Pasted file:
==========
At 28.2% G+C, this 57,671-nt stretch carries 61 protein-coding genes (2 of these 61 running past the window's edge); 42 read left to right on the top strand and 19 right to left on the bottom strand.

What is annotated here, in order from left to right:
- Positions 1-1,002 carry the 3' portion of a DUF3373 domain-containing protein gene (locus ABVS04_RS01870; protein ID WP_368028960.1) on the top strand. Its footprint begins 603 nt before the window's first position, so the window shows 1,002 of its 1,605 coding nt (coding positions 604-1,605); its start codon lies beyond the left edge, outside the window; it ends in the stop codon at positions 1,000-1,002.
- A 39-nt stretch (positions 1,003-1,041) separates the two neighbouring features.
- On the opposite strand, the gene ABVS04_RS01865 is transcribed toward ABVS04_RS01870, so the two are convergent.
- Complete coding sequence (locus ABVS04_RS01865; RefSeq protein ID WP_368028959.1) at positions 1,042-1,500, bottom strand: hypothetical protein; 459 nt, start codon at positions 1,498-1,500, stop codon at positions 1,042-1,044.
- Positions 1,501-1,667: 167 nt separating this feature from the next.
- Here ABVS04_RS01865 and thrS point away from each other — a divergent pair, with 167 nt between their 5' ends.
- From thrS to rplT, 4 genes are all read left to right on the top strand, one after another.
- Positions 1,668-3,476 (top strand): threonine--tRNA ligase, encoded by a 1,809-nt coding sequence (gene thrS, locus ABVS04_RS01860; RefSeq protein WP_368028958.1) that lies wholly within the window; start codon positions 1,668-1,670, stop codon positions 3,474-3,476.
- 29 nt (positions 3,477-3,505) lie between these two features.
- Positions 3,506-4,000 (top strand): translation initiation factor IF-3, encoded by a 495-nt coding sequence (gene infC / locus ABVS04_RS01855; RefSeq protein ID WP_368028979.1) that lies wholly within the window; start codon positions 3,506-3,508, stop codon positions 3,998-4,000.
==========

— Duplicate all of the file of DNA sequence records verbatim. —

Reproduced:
At 28.2% G+C, this 57,671-nt stretch carries 61 protein-coding genes (2 of these 61 running past the window's edge); 42 read left to right on the top strand and 19 right to left on the bottom strand.

What is annotated here, in order from left to right:
- Positions 1-1,002 carry the 3' portion of a DUF3373 domain-containing protein gene (locus ABVS04_RS01870; protein ID WP_368028960.1) on the top strand. Its footprint begins 603 nt before the window's first position, so the window shows 1,002 of its 1,605 coding nt (coding positions 604-1,605); its start codon lies beyond the left edge, outside the window; it ends in the stop codon at positions 1,000-1,002.
- A 39-nt stretch (positions 1,003-1,041) separates the two neighbouring features.
- On the opposite strand, the gene ABVS04_RS01865 is transcribed toward ABVS04_RS01870, so the two are convergent.
- Complete coding sequence (locus ABVS04_RS01865; RefSeq protein ID WP_368028959.1) at positions 1,042-1,500, bottom strand: hypothetical protein; 459 nt, start codon at positions 1,498-1,500, stop codon at positions 1,042-1,044.
- Positions 1,501-1,667: 167 nt separating this feature from the next.
- Here ABVS04_RS01865 and thrS point away from each other — a divergent pair, with 167 nt between their 5' ends.
- From thrS to rplT, 4 genes are all read left to right on the top strand, one after another.
- Positions 1,668-3,476 (top strand): threonine--tRNA ligase, encoded by a 1,809-nt coding sequence (gene thrS, locus ABVS04_RS01860; RefSeq protein WP_368028958.1) that lies wholly within the window; start codon positions 1,668-1,670, stop codon positions 3,474-3,476.
- 29 nt (positions 3,477-3,505) lie between these two features.
- Positions 3,506-4,000 (top strand): translation initiation factor IF-3, encoded by a 495-nt coding sequence (gene infC / locus ABVS04_RS01855; RefSeq protein ID WP_368028979.1) that lies wholly within the window; start codon positions 3,506-3,508, stop codon positions 3,998-4,000.